The advice given on this site is based upon individual or quoted experience, yours may differ.
The Officers, Staff and members of this site only provide information based upon the concept that anyone utilizing this information does so at their own risk and holds harmless all contributors to this site.
I have continued to whittle away on my Great Loop adventure bit by bit. Last fall it was decided that a group of us from Carlyle Lake, IL would take our boats north this summer to cruise the North Channel. As we approached our departure date, our plans changed and we decided that this year’s adventure would be Georgian Bay. Below is a map of our trip:
Friday, June 28, 2019, we departed home and headed north. After a full day of driving, we stopped for the night just south of Port Huron, MI. The driving resumed Saturday morning with us crossing into Canada. I elected to take the two lane scenic route through the country side versus the highway route skirting Toronto. This took us a bit longer, but was quite beautiful and we encountered minimal traffic. We arrived at Wye Heritage Marina in Tay, Ontario (just east of Midland).
Wye Heritage Marina is a very nice marina with a large parking area near the boat ramp. We were able to take our time rigging the boats and launching. Our plans were for a one way trip north and once we ran out of time, then making our way back south via land to collect our tow vehicles and trailers. Wye Heritage Marina accommodated our parking requests for $55 per week while we were away.
We got the three boats launched and moved over to their slips. Our group consisted of my wife and I on our Catalina 250 wk, another couple on a Hunter 260 and a family of five on a Santana 2023.
Here is a photo of my C250 and my friend's Hunter 260 docked at Wye Heritage Marina.
While we did some provisioning at home, we were worried that we might have to sacrifice food at the border crossing. So, Sunday was spent finishing up the provisioning in Midland, ON. There were plenty of store choices and a Walmart Super Center. So, we were quickly able to get everything we needed. We decided that we would not rush out of this marina. But instead would stay put for Canada Day and then depart Tuesday morning, July 2.
Sunday night and Monday we sailed locally. We also took our dinghies up the Wye River to visit “Sainte-Marie among the Hurons.” A French Jesuit settlement. I say dinghies, but in reality, it was one overloaded dinghy and four kayaks. Monday evening we sailed from Wye Heritage Marina to the public docks in downtown Midland. We walked into town for dinner and finished up with ice cream before sailing back to our slips.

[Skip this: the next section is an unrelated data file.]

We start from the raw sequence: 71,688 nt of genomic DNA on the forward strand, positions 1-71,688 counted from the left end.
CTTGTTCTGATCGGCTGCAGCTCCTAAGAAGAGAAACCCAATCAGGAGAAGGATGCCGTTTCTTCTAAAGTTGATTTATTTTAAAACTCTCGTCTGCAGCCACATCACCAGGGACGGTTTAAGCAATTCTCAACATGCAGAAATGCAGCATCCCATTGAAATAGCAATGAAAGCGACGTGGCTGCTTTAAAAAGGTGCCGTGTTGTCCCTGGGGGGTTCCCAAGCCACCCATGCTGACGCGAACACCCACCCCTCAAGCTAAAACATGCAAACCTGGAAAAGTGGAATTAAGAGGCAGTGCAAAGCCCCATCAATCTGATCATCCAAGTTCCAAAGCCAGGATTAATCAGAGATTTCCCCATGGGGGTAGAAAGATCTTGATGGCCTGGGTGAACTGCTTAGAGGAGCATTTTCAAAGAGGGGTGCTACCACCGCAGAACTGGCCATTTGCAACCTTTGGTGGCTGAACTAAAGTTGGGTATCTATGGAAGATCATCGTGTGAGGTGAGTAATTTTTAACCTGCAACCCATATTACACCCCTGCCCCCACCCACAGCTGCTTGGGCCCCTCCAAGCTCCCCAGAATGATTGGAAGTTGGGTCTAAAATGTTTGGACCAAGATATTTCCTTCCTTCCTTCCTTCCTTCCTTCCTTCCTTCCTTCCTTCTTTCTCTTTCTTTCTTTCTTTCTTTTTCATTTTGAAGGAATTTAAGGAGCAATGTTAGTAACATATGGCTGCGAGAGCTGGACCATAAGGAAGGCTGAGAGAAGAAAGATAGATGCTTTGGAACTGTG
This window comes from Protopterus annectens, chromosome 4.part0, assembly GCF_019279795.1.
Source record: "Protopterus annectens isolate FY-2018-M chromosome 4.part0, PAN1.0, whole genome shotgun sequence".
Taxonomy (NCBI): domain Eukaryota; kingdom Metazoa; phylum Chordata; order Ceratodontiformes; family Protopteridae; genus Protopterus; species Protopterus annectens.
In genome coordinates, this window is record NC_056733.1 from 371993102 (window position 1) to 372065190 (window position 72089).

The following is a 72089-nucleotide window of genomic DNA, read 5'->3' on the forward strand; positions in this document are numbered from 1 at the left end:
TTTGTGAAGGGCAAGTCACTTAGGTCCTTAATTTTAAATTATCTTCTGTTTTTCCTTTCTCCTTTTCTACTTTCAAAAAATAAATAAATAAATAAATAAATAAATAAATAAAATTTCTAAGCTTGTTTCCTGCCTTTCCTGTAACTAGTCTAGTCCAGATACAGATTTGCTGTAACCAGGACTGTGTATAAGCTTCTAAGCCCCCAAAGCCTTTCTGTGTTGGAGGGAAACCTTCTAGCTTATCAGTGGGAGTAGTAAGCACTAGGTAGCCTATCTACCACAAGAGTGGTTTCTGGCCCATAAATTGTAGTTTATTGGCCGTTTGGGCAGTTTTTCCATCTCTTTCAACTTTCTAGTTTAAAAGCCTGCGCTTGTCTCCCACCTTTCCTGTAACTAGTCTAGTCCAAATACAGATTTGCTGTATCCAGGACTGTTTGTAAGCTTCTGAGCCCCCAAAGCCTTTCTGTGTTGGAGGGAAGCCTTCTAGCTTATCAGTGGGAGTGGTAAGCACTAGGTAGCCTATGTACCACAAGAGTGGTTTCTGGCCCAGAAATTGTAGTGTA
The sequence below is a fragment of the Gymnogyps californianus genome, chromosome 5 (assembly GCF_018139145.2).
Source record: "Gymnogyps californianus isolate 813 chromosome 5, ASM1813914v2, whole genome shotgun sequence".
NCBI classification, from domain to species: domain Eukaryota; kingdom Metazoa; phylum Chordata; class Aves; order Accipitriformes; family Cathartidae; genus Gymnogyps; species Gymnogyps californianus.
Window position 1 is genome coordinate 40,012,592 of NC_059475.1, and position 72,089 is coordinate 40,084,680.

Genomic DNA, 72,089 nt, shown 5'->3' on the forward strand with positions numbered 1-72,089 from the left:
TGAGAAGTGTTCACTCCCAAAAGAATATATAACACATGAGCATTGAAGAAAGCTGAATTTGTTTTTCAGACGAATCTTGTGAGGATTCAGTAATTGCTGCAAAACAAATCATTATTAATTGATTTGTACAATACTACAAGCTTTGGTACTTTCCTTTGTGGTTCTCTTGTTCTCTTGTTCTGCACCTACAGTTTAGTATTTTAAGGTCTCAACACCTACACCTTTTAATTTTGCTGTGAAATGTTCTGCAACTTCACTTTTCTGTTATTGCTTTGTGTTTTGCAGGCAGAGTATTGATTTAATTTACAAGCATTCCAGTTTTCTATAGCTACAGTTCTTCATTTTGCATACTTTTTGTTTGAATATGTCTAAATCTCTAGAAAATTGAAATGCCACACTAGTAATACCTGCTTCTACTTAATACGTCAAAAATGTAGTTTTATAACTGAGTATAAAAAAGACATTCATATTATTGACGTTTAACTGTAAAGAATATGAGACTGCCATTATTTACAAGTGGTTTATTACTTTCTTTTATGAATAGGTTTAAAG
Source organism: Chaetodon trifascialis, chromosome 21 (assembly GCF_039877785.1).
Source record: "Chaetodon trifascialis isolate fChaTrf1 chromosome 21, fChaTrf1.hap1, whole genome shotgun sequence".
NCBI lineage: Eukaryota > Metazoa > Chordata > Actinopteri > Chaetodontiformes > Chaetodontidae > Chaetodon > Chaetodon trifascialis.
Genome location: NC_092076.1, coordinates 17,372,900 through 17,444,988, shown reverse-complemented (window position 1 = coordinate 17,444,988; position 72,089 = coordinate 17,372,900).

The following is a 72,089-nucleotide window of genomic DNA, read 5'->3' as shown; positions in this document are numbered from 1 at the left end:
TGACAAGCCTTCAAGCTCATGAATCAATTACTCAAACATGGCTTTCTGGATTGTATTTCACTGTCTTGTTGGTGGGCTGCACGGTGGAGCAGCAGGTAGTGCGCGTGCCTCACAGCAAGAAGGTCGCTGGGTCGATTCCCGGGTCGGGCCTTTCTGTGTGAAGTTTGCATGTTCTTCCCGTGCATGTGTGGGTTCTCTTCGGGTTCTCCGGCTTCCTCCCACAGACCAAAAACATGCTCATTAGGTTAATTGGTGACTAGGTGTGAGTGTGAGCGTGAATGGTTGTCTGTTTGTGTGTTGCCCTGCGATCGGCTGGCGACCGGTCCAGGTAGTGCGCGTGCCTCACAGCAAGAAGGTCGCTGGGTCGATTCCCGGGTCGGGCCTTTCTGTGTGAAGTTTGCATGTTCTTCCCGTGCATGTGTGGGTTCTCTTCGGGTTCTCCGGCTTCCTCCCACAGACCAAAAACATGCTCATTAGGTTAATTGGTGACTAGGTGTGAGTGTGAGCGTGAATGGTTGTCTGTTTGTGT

Tuesday morning we started our adventure north. We elected to travel the small boat route versus heading out into the open bay. Our goal for this evening was to find a marina in Honey Harbor within the heart of cottage country. Many phone calls to marinas lead to rejection after rejection. After contacting six marinas, it was quickly decided that we would be spending our first night at anchor. Our new destination was Frying Pan Bay on Beausoleil Island just beyond mile 14 on the small boat route. We did not have to anchor. There was room at the Provincial Park docks. We settled in. Some went for a hike. I took my dinghy out for a row around the bay. Others kicked back and took it easy. (Distance covered about 15 miles).
At the Provincial Park Dock in Frying Pan Bay
Wednesday morning started out with our planning session for the day to determine a new target destination.
It was decided that we would have a full day of traveling today. First stop would be at Henri’s on Frying Pan Island (mile 40.5). We would stop for ice cream and ice and then continue to our anchorage for the night. Final destination was Echo Bay within San Souci Island (mile 42). As you enter the bay, there is a little arm off to the left that is quite shallow at the entrance (per the charts). We had received advice that if we stayed to the right, we could definitely get in there. I got my C250 anchored and then the other two boats rafted up to me. We had a nice quiet evening at anchor. I got up in the middle of the night and took a look outside. The stars were absolutely amazing. Today’s run was 28 miles. 43 so far for the trip.
Stopped at Henri's for Ice Cream
Dinghy Race at Echo Bay
Rafted up for the night at Echo Bay
This is all for today. I will post the rest of the trip over the next day or two.
Thursday’s destination was Parry Sound Municipal Marina. Today, would be a lot of motoring and winding in and out of rocks, channels, etc. while following the small boat route. We had quite a bit of fog in the morning. It had us wondering whether we should proceed or hold for awhile. The fog would come and go, but never was too limiting on visibility. We had a couple really tight spots to get through. First being the 7 Mile Narrows followed by the 2 Mile Narrows followed by holding in a small bay to wait for the Rose Point Swing Bridge to open.
Swing Bridge at Rose Point, just prior to Parry Sound.